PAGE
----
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Help! Problem Parents Causing Conflict

SPORTS CAN BATTLE RACISM: As a force in education through sports, we vow not to stop at condemnation, but to strive to be a force for reconciliation, through the collaborative actions with coaches throughout our country.

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This resource stems from a question submitted to the Ask PCA blog. Responses come from our experts including PCA Trainers, who lead live group workshops for coaches, parents, administrators and student-athletes.

"My husband, while coaching our son's 7- and 8-year-old football team last year, had a public disagreement with one of the parents. That incident scared him out of coaching. Now, the other family has persuaded our league to place my son on a team where he does not belong. So what would you do? My husband wants to have a talk with the parents. Me, I wish it would all go away, and I don't want to bring any negative attention to my son. Any advice would be helpful."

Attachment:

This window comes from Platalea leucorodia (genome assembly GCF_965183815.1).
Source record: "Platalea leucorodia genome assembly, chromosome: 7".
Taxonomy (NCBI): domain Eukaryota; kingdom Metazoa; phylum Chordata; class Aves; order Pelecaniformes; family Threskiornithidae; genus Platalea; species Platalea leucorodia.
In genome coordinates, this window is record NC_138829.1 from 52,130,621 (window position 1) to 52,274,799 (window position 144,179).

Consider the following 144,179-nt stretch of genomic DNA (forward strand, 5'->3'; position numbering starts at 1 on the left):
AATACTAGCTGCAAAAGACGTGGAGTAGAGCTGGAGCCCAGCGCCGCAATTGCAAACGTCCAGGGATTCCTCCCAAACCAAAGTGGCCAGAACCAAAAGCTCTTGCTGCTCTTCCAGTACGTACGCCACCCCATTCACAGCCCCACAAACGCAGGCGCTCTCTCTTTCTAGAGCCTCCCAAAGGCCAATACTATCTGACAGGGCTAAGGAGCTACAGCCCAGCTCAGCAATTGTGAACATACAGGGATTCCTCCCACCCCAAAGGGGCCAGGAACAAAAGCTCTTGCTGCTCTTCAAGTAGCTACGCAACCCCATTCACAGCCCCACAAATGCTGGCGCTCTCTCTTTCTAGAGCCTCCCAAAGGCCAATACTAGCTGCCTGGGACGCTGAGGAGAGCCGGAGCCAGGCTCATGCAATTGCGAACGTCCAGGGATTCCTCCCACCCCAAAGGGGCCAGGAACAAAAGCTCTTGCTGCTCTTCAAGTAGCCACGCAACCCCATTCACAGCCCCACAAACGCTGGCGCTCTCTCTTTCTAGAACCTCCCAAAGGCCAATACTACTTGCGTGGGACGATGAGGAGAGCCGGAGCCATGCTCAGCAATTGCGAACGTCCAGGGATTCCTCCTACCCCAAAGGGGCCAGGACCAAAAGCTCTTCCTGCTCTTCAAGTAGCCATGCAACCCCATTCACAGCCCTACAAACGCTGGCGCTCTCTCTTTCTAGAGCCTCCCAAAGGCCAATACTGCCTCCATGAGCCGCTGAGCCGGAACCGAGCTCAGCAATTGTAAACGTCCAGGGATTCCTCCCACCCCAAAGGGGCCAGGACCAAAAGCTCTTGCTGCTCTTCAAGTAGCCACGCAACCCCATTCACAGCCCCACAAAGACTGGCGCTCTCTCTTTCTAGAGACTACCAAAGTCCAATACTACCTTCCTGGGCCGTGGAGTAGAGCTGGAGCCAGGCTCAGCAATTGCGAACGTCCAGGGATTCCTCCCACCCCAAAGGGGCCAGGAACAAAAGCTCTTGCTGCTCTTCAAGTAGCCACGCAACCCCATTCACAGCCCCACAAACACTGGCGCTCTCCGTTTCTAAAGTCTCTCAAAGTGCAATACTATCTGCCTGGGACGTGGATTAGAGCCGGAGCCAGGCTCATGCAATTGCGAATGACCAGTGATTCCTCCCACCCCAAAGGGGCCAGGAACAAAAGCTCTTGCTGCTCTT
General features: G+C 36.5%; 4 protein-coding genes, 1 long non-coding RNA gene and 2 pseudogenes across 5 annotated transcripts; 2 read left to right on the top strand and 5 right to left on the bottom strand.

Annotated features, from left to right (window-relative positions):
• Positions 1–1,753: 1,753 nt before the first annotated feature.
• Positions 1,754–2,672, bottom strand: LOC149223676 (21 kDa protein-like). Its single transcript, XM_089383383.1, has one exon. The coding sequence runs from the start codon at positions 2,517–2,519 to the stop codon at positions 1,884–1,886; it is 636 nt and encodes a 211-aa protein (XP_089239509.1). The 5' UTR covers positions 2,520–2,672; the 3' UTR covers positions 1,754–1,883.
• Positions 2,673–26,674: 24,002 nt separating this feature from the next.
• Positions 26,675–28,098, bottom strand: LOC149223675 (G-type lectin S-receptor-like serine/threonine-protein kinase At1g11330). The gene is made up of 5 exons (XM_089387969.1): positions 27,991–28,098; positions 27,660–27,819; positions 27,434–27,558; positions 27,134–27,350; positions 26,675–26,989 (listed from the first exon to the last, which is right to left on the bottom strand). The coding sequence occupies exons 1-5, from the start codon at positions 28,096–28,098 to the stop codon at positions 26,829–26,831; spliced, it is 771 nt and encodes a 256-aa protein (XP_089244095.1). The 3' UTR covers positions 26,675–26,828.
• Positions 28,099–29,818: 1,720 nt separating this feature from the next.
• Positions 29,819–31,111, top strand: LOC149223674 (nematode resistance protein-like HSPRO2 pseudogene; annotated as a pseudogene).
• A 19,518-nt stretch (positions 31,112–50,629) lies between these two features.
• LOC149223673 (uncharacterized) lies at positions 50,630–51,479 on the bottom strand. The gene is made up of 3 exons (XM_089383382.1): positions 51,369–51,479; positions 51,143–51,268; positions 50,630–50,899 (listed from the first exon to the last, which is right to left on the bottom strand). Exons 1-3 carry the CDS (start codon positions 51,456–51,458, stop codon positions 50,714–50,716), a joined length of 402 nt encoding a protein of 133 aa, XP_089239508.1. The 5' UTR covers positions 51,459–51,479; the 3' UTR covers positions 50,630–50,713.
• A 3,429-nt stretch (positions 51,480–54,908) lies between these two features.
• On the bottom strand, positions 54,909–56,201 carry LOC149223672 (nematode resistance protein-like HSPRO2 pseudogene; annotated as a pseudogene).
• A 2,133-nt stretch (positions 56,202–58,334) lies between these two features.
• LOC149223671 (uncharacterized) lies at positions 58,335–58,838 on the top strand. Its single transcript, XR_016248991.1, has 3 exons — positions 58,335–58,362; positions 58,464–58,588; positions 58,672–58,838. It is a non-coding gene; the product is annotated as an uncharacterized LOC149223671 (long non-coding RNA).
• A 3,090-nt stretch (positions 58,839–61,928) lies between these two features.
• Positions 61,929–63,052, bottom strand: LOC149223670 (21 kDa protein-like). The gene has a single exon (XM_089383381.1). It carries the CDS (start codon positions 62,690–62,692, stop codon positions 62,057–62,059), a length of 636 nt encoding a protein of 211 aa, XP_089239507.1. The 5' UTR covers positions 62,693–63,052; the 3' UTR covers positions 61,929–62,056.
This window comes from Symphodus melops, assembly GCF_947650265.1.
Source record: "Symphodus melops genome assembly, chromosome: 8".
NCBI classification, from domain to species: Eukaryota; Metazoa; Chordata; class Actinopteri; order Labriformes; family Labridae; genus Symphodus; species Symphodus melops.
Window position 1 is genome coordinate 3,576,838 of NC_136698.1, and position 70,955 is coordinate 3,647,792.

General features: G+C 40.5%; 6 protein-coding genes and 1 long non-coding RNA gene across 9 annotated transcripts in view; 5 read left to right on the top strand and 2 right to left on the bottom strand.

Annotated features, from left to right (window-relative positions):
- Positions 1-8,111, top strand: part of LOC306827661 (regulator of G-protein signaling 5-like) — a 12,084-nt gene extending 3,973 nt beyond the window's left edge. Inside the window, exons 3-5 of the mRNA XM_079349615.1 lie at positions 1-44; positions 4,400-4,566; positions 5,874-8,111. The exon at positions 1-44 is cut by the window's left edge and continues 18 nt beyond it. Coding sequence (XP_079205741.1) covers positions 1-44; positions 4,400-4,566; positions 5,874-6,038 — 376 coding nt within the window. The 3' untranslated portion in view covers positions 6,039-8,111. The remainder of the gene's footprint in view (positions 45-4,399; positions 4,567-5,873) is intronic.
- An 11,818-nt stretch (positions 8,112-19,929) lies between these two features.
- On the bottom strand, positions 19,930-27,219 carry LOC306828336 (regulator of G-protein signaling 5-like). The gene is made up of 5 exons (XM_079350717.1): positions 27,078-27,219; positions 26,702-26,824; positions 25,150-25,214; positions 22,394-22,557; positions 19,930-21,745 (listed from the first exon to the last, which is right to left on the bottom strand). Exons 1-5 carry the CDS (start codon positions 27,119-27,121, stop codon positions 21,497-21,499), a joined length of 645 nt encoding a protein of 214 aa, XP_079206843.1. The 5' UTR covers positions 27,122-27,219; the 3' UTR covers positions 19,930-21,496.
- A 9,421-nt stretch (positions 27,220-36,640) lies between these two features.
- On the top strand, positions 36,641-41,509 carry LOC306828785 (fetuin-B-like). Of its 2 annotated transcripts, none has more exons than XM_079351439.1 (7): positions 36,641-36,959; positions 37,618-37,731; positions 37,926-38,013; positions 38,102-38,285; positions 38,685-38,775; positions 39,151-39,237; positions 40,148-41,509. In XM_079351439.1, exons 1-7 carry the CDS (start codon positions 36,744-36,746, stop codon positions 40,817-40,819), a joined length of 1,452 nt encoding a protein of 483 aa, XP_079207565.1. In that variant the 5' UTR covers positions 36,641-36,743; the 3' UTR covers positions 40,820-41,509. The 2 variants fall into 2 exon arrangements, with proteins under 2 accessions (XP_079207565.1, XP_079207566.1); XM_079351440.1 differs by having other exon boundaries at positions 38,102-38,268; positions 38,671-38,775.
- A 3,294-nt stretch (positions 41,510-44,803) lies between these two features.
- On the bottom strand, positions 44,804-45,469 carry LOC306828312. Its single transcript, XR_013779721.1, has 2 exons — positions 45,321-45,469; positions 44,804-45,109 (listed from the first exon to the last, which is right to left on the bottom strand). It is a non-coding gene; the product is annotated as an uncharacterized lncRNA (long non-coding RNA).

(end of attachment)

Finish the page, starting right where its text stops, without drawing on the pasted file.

PCA Response by Joe Scally, PCA Trainer-Chicago
Conflict between coaches and parents is an unfortunate reality of youth sports, but the most important consideration in youth sports is the education and welfare of the players. There are a few things you can do to make sure your son's interests remain at the forefront.

First, consider whether your son has been appropriately placed based on league criteria for size, age and skill level. If not, there is likely some process for appealing the placement. But first ask yourselves "Why doesn't my son belong on this team?" If it's unsafe, or his skill level is seriously mismatched, you should take this up with the league administration.

If it's some other reason, consider whether there are benefits to staying on this team that outweigh any downside. It's important to ask your son how he feels, so that regardless of the outcome, you can support him in having a good experience this season.

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